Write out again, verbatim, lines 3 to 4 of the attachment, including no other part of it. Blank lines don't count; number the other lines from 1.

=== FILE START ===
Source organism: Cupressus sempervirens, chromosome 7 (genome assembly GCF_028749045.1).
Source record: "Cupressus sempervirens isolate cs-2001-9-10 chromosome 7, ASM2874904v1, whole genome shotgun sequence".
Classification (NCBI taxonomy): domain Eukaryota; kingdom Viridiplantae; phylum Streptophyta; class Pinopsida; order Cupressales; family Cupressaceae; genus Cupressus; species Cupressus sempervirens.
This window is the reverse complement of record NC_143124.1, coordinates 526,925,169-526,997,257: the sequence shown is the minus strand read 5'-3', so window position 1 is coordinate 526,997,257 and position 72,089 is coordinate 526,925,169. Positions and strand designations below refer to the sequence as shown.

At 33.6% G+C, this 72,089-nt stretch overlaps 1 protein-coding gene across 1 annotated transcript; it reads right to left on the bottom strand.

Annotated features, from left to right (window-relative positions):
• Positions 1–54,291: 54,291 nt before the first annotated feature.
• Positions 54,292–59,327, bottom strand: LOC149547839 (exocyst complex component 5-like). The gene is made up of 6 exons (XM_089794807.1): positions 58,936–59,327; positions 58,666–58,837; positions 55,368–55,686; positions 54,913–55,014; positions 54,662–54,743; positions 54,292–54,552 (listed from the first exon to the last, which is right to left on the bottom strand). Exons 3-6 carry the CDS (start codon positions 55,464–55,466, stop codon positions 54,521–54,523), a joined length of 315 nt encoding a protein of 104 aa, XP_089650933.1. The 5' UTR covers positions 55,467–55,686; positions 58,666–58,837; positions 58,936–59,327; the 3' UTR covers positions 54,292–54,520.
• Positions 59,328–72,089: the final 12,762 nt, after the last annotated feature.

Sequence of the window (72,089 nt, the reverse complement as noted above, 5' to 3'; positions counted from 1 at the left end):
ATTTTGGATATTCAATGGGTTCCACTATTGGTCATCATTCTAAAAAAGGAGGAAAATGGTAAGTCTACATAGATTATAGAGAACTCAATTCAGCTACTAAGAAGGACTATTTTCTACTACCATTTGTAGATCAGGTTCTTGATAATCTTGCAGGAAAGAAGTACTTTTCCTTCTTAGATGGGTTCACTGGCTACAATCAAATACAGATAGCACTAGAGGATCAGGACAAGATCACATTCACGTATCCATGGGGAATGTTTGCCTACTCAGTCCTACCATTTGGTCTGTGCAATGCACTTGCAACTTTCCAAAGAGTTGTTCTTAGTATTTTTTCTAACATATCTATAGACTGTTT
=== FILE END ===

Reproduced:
Classification (NCBI taxonomy): domain Eukaryota; kingdom Viridiplantae; phylum Streptophyta; class Pinopsida; order Cupressales; family Cupressaceae; genus Cupressus; species Cupressus sempervirens.
This window is the reverse complement of record NC_143124.1, coordinates 526,925,169-526,997,257: the sequence shown is the minus strand read 5'-3', so window position 1 is coordinate 526,997,257 and position 72,089 is coordinate 526,925,169. Positions and strand designations below refer to the sequence as shown.